The Office of Civil Rights (OCR), the federal agency that enforces HIPAA compliance, states that “trust in electronic health information exchange can only be achieved if reasonable administrative, technical, and physical safeguards are in place” and the HIPAA Privacy Rule requires covered entities to implement such safeguards.(6)
The OCR suggests that when covered entities participate in an HIE, the covered entity can agree with the HIE (as its business associate) on appropriate safeguards that would apply to their electronic exchange of information.7 These procedures should be formalized through a business associate agreement, data sharing agreement, or other contract, and may include enforcement mechanisms and penalties for breaches and violations.
A physician should always review a business associate agreement carefully with an attorney, and require the HIE to have appropriate administrative, technical, and physical safeguards in place. The physician should determine the HIE’s procedures for verifying the identity and authority of anyone requesting PHI; the safeguards that are in place to appropriately protect PHI; and procedures to follow in case of a breach.
For more information, please contact John Southrey at email@example.com.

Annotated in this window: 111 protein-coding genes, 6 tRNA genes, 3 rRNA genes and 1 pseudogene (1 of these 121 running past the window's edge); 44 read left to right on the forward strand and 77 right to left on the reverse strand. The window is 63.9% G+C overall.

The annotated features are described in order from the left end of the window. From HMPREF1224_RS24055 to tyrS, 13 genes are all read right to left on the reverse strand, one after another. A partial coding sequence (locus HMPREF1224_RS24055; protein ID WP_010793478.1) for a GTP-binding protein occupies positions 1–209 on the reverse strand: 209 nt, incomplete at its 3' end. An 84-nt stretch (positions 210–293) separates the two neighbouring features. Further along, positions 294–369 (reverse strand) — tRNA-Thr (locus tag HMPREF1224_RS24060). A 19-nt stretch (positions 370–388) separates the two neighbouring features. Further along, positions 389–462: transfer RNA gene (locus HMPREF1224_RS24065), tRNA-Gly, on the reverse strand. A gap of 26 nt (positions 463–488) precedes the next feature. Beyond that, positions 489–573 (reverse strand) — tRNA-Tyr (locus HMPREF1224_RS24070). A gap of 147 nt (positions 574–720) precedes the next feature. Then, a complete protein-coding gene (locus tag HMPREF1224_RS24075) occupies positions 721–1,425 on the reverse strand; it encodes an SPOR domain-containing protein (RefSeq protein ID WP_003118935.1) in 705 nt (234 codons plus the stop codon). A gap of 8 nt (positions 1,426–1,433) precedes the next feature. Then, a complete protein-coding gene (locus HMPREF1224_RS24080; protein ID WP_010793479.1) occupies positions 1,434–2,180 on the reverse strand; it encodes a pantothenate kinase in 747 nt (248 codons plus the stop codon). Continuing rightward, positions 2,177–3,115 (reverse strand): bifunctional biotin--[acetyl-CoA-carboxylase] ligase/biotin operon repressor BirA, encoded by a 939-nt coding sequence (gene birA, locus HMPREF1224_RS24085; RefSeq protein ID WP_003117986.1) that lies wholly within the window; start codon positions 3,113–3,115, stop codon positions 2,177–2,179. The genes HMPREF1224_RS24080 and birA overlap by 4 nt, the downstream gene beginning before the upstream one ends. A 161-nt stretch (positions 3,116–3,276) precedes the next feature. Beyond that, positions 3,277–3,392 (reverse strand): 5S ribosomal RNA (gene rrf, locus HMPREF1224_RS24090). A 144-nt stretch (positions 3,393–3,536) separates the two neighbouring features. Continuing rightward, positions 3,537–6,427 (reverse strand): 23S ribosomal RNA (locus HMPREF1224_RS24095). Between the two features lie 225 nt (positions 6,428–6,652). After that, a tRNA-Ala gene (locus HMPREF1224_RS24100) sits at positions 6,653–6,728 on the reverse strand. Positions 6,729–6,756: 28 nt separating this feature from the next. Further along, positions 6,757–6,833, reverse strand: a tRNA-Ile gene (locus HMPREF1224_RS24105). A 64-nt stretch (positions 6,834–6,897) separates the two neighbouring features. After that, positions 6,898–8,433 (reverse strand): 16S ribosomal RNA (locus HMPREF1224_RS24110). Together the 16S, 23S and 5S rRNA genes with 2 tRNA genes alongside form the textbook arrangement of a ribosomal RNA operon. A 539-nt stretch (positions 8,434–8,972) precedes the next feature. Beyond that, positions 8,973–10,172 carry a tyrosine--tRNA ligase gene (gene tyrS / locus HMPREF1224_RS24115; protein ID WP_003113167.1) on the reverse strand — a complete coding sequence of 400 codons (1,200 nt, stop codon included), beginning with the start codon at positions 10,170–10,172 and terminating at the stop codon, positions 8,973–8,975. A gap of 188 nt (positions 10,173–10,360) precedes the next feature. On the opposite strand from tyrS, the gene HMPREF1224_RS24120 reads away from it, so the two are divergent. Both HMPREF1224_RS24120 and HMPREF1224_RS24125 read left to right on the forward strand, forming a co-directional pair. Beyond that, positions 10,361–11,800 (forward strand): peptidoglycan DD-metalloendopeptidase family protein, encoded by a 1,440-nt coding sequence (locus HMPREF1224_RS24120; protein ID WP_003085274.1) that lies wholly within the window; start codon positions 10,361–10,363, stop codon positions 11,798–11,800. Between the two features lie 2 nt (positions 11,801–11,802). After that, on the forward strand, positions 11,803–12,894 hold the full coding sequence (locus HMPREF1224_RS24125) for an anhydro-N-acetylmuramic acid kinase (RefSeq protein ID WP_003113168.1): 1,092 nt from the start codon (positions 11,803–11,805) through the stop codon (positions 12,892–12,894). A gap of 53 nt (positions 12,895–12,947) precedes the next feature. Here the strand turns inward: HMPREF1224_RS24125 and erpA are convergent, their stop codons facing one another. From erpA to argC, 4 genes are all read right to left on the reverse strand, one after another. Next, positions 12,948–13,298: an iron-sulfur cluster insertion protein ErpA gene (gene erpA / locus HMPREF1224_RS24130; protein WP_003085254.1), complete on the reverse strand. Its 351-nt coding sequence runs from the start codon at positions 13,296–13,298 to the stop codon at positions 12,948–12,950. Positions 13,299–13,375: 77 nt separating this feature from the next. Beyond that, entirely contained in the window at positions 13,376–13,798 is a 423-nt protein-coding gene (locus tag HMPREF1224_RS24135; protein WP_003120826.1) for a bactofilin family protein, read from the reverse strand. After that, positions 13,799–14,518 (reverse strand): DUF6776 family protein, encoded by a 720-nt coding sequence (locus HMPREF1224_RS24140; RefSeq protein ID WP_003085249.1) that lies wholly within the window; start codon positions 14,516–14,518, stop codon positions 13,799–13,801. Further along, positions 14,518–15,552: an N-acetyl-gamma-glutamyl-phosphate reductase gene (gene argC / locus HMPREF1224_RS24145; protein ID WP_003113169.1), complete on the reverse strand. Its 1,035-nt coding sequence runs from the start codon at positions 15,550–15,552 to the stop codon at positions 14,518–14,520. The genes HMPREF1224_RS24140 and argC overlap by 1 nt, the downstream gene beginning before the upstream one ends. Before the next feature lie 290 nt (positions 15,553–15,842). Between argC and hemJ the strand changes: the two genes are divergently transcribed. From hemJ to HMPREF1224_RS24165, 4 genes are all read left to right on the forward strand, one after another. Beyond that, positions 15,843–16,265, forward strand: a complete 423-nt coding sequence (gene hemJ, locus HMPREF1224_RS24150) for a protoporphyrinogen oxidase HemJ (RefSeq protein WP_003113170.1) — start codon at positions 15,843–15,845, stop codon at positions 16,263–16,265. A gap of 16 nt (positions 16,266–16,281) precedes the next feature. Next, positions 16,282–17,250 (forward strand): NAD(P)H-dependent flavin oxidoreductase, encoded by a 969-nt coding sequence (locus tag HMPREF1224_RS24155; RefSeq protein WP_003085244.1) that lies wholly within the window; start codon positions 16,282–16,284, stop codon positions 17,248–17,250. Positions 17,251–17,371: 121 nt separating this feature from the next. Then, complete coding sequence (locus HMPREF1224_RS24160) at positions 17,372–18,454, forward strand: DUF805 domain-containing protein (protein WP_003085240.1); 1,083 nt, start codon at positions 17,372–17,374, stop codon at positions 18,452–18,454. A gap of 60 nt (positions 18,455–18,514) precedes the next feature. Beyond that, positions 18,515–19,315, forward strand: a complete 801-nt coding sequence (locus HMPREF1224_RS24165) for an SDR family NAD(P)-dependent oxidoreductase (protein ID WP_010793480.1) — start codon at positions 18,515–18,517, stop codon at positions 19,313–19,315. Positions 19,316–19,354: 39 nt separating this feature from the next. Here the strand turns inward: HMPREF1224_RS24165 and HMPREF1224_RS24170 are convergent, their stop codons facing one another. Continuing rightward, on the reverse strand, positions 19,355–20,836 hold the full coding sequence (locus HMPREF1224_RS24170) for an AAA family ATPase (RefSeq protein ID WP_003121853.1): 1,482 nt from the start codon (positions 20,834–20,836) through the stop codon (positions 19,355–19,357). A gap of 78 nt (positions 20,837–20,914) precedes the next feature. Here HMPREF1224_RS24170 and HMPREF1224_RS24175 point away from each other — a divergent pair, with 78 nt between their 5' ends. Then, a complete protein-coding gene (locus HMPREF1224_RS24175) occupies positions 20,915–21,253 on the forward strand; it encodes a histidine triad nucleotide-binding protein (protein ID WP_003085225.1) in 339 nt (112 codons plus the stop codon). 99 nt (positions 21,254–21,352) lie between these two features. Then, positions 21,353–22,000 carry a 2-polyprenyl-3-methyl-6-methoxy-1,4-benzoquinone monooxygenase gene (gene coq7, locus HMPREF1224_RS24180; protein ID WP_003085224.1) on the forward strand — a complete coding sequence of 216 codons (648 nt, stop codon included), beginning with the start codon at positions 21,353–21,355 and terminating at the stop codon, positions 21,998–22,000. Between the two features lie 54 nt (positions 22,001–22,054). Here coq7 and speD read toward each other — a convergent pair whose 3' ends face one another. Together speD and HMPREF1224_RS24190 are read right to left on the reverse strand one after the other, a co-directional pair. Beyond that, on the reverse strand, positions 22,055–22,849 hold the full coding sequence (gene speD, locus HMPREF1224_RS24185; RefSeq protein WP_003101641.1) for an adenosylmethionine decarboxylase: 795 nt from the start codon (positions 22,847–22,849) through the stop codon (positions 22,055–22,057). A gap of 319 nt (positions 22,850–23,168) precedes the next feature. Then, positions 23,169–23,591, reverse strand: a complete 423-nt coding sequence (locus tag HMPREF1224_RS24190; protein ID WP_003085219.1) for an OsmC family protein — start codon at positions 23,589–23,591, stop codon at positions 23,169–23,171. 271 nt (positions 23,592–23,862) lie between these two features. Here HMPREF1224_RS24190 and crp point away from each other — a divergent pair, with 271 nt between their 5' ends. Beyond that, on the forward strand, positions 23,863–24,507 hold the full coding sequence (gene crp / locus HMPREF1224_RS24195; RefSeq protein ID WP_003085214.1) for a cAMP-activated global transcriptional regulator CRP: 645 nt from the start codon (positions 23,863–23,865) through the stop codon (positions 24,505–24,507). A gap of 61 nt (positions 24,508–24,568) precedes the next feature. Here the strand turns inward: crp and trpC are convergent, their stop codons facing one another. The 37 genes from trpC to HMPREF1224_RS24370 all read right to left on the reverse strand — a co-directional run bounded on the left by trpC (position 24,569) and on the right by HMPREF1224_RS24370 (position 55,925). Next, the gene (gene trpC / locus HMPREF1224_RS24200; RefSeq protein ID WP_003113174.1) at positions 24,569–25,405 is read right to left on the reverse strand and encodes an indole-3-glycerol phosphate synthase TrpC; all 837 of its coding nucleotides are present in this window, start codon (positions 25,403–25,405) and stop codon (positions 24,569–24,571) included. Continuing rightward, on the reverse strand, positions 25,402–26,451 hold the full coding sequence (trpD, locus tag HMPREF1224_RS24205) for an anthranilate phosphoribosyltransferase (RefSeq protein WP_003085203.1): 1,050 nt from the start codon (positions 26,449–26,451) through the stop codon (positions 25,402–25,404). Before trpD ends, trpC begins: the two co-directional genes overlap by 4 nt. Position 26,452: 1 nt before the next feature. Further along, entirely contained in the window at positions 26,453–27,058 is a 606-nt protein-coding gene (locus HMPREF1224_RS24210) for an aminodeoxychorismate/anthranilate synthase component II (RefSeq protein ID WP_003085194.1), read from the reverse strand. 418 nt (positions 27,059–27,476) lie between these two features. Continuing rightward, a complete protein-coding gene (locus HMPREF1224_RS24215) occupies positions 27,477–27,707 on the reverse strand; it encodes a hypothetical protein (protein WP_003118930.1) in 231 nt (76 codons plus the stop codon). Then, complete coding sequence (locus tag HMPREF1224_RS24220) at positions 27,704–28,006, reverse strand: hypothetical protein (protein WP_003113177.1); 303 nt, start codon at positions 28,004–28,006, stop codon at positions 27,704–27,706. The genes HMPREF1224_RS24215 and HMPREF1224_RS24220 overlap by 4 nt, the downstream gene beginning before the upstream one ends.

Andrea Schwab may be contacted at firstname.lastname@example.org.
(1) U.S. Department of Health & Human Services. HIPAA Privacy Rule. Code of Federal Regulations, Title 45 – Public Welfare. Section 160.202 - Definitions. Available at: http://www.gpo.gov/fdsys/pkg/CFR-2002-title45-vol1/xml/CFR-2002-title45-vol1-sec160-202.xml. Accessed October 14, 2015.
(2) U.S. Department of Health & Human Services. Health Information Privacy. Does the HIPAA Privacy Rule preempt State laws? Available at: http://www.hhs.gov/ocr/privacy/hipaa/faq/preemption_of_state_law/399.html. Accessed October 14, 2015.
(3) U.S. Department of Health & Human Services. Health Information Privacy. Breach Notification Rule. Available at: http://www.hhs.gov/ocr/privacy/hipaa/administrative/breachnotificationrule/. Accessd October 15, 2015.
(4) U.S. Department of Health & Human Services. Health Information Privacy. Breach Notification Rule. Breach Notification Requirements. Available at http://www.hhs.gov/ocr/privacy/hipaa/administrative/breachnotificationrule/. Accessed October 15, 2015.
(5) See 45 C.F.R. section 164.530(c); HIPAA Security Rule at 45 .F.R. sections 164.308, 164.310, and 164.312.
(6) U.S. Department of Health & Human Services. HIPAA Administrative Simplification. Regulation Text. 45 CFR Part 164, Sections 164.308, 164.310, 164.312. Available at: http://www.hhs.gov/ocr/privacy/hipaa/administrative/combined/hipaa-simplification-201303.pdf. Accessed October 15, 2015.
(7) U.S. Department of Health & Human Services. Health Information Privacy. Privacy and Security Framework: Safeguards Principle and FAQs. Available at: http://www.hhs.gov/ocr/privacy/hipaa/understanding/special/healthit/. Accessed on October 15, 2015.
This article is purely informational and not intended to be legal advice and should not be construed as such.